Pam McConnell insists "there's no front-runner" in the race to replace Julian Fantino as the city's top cop. But even the freshly picked chair of the Toronto police services board must realize that this week's appointment of retired deputy chief Mike Boyd as the local constabulary's "acting" commander is going to be a pretty tough act to follow when the force's civilian overseers get around to picking a winner in about three months' time.
One needed only listen to the Ward 28 (Toronto Centre-Rosedale) councillor when she went public with the board's decision to put Boyd in charge of law enforcement (with Staff Superintendent Bill Blair as his deputy) the day after Fantino's five-year contract expires on February 28.
"I believe these appointments will ensure effective, experienced and team-oriented command-level leadership in the Toronto police service until completion of the important community consultation and the selection process for chief and deputy chief of police," McConnell said.
The next day she was even more explicit in her praise of Boyd, who made the shortlist of candidates for chief in 1999, when Fantino got the job without even bothering to make a formal application.
"We need someone who knows the organization, who's already been in the position [of acting chief] before, who's done a good job and who has a wide breadth of experience," McConnell said. "When we tried to match that with any other person, the obvious candidate was Mike Boyd. We were pleased that he agreed to do it."
She could well be making a similar speech come April once hired headhunter Paul Stanley has compiled a list of suitable candidates and submitted their resumés to the TPSB for consideration.
Meanwhile, McConnell and her five colleagues (a seventh board member still awaits provincial government appointment) will consult with business, labour, social agencies and rank-and-file officers to come up with a "description of what we're looking for in a chief of police." Then a series of community meetings will be held across the city to see if that "characterization" fits the public's idea of what our top law enforcement officer should be.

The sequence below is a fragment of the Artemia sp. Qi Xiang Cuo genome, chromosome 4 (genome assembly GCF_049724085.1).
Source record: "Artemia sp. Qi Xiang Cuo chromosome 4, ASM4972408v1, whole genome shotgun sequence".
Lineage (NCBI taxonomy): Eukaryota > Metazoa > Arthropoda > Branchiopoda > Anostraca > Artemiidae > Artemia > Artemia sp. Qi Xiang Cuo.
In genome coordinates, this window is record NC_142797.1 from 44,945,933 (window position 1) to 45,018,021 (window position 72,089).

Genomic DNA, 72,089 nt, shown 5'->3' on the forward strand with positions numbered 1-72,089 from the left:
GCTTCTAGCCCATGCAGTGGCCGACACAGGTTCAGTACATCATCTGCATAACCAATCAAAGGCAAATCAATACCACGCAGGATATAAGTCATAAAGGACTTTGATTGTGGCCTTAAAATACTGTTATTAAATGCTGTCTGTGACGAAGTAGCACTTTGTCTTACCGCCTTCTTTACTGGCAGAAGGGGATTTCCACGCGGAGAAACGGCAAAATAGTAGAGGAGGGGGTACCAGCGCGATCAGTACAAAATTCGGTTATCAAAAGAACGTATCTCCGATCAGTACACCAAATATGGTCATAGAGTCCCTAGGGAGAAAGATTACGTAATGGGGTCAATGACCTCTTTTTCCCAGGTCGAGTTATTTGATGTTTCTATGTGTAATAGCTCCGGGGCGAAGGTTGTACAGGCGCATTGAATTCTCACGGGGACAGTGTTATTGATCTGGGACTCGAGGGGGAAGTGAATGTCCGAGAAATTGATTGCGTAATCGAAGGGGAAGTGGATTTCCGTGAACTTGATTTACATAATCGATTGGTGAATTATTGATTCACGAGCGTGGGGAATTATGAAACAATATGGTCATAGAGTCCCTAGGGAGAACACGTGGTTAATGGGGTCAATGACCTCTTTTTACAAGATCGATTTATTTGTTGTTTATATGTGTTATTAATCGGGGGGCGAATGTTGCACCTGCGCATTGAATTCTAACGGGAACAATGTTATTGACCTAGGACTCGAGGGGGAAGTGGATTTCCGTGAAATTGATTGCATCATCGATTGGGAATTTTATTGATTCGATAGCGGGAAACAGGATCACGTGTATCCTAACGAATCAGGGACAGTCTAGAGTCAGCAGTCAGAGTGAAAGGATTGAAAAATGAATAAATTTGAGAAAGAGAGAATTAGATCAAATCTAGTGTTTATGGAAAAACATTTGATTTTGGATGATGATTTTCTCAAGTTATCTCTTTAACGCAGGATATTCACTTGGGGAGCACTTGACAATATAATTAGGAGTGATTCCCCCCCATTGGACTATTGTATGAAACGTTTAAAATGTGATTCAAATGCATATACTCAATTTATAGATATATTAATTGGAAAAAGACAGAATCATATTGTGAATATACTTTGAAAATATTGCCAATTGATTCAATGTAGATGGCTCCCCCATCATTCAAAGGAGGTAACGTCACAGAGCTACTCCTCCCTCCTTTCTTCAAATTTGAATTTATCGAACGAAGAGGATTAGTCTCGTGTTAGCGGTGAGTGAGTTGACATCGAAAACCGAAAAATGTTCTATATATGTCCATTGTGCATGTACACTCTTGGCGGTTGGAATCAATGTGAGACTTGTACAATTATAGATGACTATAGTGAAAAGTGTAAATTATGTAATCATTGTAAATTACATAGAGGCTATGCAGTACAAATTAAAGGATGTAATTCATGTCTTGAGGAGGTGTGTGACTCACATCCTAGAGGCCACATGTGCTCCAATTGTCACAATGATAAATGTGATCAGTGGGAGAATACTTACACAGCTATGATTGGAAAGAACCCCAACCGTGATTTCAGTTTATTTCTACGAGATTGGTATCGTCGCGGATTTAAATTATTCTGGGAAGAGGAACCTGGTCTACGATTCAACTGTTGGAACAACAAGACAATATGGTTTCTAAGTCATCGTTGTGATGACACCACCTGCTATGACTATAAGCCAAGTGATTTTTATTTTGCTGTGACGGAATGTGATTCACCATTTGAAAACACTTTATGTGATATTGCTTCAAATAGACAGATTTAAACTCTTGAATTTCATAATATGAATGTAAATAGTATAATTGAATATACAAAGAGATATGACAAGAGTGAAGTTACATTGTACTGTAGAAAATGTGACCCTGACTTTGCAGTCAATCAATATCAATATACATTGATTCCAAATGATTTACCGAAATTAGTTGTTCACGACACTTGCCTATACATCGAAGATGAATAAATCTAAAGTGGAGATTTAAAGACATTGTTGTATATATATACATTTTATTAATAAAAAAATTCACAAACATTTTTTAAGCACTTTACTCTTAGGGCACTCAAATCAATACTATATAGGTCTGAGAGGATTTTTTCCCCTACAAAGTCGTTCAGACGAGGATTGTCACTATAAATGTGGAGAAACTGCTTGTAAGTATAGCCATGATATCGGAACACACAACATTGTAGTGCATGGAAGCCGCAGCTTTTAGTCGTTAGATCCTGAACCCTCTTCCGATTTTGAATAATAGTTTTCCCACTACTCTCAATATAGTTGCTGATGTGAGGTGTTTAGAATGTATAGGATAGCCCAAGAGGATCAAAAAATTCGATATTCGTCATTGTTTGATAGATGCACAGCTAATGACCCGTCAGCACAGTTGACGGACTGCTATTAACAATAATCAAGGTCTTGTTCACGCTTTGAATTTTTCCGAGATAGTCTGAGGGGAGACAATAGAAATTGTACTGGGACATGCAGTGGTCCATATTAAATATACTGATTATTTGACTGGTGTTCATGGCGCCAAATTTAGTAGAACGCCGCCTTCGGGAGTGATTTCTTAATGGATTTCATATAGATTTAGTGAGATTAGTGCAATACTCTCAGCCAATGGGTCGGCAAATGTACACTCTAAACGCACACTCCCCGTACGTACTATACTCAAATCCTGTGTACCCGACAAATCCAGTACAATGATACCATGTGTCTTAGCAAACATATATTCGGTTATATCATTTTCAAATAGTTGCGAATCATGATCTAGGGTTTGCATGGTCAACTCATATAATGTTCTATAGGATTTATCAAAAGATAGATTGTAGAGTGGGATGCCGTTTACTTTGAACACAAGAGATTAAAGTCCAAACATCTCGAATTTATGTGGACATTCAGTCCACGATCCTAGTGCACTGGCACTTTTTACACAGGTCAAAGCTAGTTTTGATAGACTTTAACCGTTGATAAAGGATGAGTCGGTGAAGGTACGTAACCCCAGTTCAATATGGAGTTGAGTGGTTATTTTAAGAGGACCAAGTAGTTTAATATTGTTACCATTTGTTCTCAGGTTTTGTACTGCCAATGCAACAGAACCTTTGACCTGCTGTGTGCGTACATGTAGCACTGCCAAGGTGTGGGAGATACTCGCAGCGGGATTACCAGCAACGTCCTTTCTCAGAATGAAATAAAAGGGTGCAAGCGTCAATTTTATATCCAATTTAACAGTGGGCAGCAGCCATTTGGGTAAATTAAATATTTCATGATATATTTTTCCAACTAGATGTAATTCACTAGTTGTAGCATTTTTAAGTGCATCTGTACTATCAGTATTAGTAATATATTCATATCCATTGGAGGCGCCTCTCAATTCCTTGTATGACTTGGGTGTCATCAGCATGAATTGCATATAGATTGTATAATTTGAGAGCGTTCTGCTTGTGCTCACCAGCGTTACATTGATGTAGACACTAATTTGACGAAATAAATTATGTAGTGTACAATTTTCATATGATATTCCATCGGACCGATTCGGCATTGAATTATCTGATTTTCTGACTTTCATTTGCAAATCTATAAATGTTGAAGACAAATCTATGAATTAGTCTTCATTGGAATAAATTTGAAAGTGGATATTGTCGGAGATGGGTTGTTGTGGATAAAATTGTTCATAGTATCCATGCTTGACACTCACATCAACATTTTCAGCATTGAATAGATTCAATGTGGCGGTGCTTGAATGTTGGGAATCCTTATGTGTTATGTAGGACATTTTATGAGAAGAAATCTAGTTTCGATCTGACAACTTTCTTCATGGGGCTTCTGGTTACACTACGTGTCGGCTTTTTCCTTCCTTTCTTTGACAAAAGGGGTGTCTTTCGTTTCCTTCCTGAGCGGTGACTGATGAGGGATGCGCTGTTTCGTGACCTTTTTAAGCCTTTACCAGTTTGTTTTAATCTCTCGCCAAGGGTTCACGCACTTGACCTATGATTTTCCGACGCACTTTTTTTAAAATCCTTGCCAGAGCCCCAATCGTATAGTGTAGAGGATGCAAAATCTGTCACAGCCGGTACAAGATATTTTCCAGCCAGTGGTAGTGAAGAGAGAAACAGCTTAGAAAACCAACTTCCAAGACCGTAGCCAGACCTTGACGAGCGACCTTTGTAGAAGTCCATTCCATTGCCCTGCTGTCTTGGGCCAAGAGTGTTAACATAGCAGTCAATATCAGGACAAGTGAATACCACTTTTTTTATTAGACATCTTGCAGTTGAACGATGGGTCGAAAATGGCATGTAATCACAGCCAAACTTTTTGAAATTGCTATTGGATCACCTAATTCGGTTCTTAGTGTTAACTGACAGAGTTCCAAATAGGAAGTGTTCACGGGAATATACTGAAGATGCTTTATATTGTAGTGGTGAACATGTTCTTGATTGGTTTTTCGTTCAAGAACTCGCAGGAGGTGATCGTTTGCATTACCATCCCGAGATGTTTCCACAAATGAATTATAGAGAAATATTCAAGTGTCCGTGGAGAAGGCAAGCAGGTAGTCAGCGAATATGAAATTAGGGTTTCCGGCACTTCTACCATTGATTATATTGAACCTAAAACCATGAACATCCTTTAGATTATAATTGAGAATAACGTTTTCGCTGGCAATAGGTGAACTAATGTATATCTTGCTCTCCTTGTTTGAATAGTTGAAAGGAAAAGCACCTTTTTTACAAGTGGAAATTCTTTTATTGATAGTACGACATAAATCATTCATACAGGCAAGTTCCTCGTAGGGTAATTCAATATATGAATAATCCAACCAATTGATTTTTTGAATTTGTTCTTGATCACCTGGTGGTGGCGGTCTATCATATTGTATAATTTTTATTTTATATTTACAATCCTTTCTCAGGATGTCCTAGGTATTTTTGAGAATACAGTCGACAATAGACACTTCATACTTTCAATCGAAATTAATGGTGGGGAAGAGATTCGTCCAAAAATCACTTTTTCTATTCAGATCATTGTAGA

McConnell says she has no idea if the soon-to-be acting chief is even interested in the post on a permanent basis, and Boyd is not saying publicly himself. He's out of the country and was not returning NOW's calls to his home this week.
But the councillor adds, "I'm assuming that almost literally everybody will be applying." That would include anointed acting deputy Blair, the force's longest-serving staff superintendent, who also lost out to Fantino.
Police sources say the main reason Boyd decided to pack it in last April after 35 years on the force was that he figured Fantino was a cinch for an extended run in the College Street cop shop and he had no interest in playing backup any longer.
Of course, the law enforcement landscape started to change once David Miller became chief magistrate in late 2003. But it wasn't until last June that a police services board badly divided by a power struggle between the remnants of the Lastman era and newcomers McConnell and Councillor John Filion managed to give Fantino the heave-ho.
But in a very real sense the tide has turned with the installation of McConnell as the new board chair, combined with the recent appointments of human rights activist Alok Mukherjee (by the city) and diversity consultant Hamlin Grange (by the province) to replace outgoing members Alan Heisey and Benson Lau.
And there's good reason to believe the board will present an even more progressive face when Councillor Case Ootes, Lastman's deputy mayor, is replaced by council when it reaches its mid-term mark in June and the Queen's Park Liberals appoint that missing seventh member to replace former chair Norm Gardner, who called it quits late last fall.
"The sooner the better," says McConnell, who clearly has the numbers to set the board's agenda even before that final spot is filled.
The word around City Hall is that McConnell will chair the board for the next 12 months or so, until Mukherjee or Grange has picked up enough experience to step into the leadership role. In the meantime, she clearly has the mayor's backing
"She understands that in our system civilian oversight and the oversight of the board are very important components of how policing can work at its best," Miller said this week. He blasted critics like Ootes, who called her anti-cop and bad for police morale because she expects the cops to account for their nearly $700-million annual operating budget like any other city department.
The mayor also defended his right to be involved in the process that will select the next police chief, and reiterated his desire to see the top cop make his or her home in Toronto - unlike Fantino, who lives in suburban Woodbridge.
"I think it's really important that the chief of police understands Toronto and that it be in his or her blood," Miller said. "You have to understand our diversity, understand our neighbourhoods, and one of the ways you can demonstrate that is by living here."
It certainly doesn't hurt that Boyd resides in the city.